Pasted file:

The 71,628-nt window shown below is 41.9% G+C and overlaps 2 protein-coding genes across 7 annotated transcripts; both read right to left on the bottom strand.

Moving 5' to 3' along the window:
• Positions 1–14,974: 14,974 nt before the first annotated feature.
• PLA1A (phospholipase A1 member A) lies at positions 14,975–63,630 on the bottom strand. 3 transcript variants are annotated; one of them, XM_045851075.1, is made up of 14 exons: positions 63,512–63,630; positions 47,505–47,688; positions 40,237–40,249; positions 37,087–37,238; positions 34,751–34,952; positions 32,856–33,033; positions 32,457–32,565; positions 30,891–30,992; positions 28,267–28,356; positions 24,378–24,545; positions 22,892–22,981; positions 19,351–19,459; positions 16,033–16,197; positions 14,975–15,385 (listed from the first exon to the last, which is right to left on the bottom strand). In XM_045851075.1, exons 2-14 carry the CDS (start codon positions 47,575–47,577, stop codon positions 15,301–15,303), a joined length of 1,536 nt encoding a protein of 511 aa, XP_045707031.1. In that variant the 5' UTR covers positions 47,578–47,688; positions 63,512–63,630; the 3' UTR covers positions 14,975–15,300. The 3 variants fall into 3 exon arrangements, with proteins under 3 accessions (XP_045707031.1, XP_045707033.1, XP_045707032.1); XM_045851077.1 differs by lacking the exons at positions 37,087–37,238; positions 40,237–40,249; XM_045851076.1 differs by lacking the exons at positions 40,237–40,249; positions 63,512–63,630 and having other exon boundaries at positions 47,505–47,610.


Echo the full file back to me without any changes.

The 71,628-nt window shown below is 41.9% G+C and overlaps 2 protein-coding genes across 7 annotated transcripts; both read right to left on the bottom strand.

Moving 5' to 3' along the window:
• Positions 1–14,974: 14,974 nt before the first annotated feature.
• PLA1A (phospholipase A1 member A) lies at positions 14,975–63,630 on the bottom strand. 3 transcript variants are annotated; one of them, XM_045851075.1, is made up of 14 exons: positions 63,512–63,630; positions 47,505–47,688; positions 40,237–40,249; positions 37,087–37,238; positions 34,751–34,952; positions 32,856–33,033; positions 32,457–32,565; positions 30,891–30,992; positions 28,267–28,356; positions 24,378–24,545; positions 22,892–22,981; positions 19,351–19,459; positions 16,033–16,197; positions 14,975–15,385 (listed from the first exon to the last, which is right to left on the bottom strand). In XM_045851075.1, exons 2-14 carry the CDS (start codon positions 47,575–47,577, stop codon positions 15,301–15,303), a joined length of 1,536 nt encoding a protein of 511 aa, XP_045707031.1. In that variant the 5' UTR covers positions 47,578–47,688; positions 63,512–63,630; the 3' UTR covers positions 14,975–15,300. The 3 variants fall into 3 exon arrangements, with proteins under 3 accessions (XP_045707031.1, XP_045707033.1, XP_045707032.1); XM_045851077.1 differs by lacking the exons at positions 37,087–37,238; positions 40,237–40,249; XM_045851076.1 differs by lacking the exons at positions 40,237–40,249; positions 63,512–63,630 and having other exon boundaries at positions 47,505–47,610.